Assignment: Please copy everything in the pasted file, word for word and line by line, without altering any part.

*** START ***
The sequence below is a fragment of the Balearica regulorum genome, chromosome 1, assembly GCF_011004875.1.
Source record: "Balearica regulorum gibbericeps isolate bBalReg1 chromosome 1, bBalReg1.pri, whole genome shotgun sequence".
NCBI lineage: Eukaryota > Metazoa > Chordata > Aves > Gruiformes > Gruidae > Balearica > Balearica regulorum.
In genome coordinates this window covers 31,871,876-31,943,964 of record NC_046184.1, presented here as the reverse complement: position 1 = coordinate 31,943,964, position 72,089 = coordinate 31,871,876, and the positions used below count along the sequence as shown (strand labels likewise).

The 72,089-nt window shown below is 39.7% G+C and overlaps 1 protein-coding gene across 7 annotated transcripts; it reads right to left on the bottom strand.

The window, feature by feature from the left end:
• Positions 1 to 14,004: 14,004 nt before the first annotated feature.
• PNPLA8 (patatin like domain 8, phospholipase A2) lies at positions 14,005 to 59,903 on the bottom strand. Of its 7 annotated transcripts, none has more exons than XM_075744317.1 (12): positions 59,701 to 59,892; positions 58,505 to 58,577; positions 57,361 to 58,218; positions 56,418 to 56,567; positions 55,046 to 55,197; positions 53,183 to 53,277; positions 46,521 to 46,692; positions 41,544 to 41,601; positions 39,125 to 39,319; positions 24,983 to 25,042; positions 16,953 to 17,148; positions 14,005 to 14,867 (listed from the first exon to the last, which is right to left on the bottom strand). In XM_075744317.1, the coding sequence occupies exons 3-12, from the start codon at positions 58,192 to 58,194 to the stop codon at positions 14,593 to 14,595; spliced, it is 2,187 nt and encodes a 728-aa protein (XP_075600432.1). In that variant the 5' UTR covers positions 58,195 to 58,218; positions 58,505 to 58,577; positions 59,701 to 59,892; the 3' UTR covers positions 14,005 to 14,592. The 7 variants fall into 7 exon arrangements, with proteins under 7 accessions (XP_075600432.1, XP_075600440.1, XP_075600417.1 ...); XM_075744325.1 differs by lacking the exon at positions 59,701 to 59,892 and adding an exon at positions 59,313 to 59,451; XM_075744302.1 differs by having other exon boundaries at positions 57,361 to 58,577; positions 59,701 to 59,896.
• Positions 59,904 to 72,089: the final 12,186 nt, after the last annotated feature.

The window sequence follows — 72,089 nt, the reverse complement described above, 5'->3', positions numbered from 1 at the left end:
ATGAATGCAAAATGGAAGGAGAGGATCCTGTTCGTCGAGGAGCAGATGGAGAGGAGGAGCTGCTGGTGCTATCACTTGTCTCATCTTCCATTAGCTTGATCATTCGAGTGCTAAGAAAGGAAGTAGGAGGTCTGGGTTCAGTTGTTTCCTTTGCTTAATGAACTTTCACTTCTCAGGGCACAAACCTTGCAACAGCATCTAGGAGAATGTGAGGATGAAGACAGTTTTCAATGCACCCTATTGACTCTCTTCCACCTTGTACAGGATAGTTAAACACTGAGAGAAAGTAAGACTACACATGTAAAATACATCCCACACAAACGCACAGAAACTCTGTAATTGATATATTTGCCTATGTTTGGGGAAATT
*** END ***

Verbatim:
The sequence below is a fragment of the Balearica regulorum genome, chromosome 1, assembly GCF_011004875.1.
Source record: "Balearica regulorum gibbericeps isolate bBalReg1 chromosome 1, bBalReg1.pri, whole genome shotgun sequence".
NCBI lineage: Eukaryota > Metazoa > Chordata > Aves > Gruiformes > Gruidae > Balearica > Balearica regulorum.
In genome coordinates this window covers 31,871,876-31,943,964 of record NC_046184.1, presented here as the reverse complement: position 1 = coordinate 31,943,964, position 72,089 = coordinate 31,871,876, and the positions used below count along the sequence as shown (strand labels likewise).

The 72,089-nt window shown below is 39.7% G+C and overlaps 1 protein-coding gene across 7 annotated transcripts; it reads right to left on the bottom strand.

The window, feature by feature from the left end:
• Positions 1 to 14,004: 14,004 nt before the first annotated feature.
• PNPLA8 (patatin like domain 8, phospholipase A2) lies at positions 14,005 to 59,903 on the bottom strand. Of its 7 annotated transcripts, none has more exons than XM_075744317.1 (12): positions 59,701 to 59,892; positions 58,505 to 58,577; positions 57,361 to 58,218; positions 56,418 to 56,567; positions 55,046 to 55,197; positions 53,183 to 53,277; positions 46,521 to 46,692; positions 41,544 to 41,601; positions 39,125 to 39,319; positions 24,983 to 25,042; positions 16,953 to 17,148; positions 14,005 to 14,867 (listed from the first exon to the last, which is right to left on the bottom strand). In XM_075744317.1, the coding sequence occupies exons 3-12, from the start codon at positions 58,192 to 58,194 to the stop codon at positions 14,593 to 14,595; spliced, it is 2,187 nt and encodes a 728-aa protein (XP_075600432.1). In that variant the 5' UTR covers positions 58,195 to 58,218; positions 58,505 to 58,577; positions 59,701 to 59,892; the 3' UTR covers positions 14,005 to 14,592. The 7 variants fall into 7 exon arrangements, with proteins under 7 accessions (XP_075600432.1, XP_075600440.1, XP_075600417.1 ...); XM_075744325.1 differs by lacking the exon at positions 59,701 to 59,892 and adding an exon at positions 59,313 to 59,451; XM_075744302.1 differs by having other exon boundaries at positions 57,361 to 58,577; positions 59,701 to 59,896.
• Positions 59,904 to 72,089: the final 12,186 nt, after the last annotated feature.

The window sequence follows — 72,089 nt, the reverse complement described above, 5'->3', positions numbered from 1 at the left end:
ATGAATGCAAAATGGAAGGAGAGGATCCTGTTCGTCGAGGAGCAGATGGAGAGGAGGAGCTGCTGGTGCTATCACTTGTCTCATCTTCCATTAGCTTGATCATTCGAGTGCTAAGAAAGGAAGTAGGAGGTCTGGGTTCAGTTGTTTCCTTTGCTTAATGAACTTTCACTTCTCAGGGCACAAACCTTGCAACAGCATCTAGGAGAATGTGAGGATGAAGACAGTTTTCAATGCACCCTATTGACTCTCTTCCACCTTGTACAGGATAGTTAAACACTGAGAGAAAGTAAGACTACACATGTAAAATACATCCCACACAAACGCACAGAAACTCTGTAATTGATATATTTGCCTATGTTTGGGGAAATT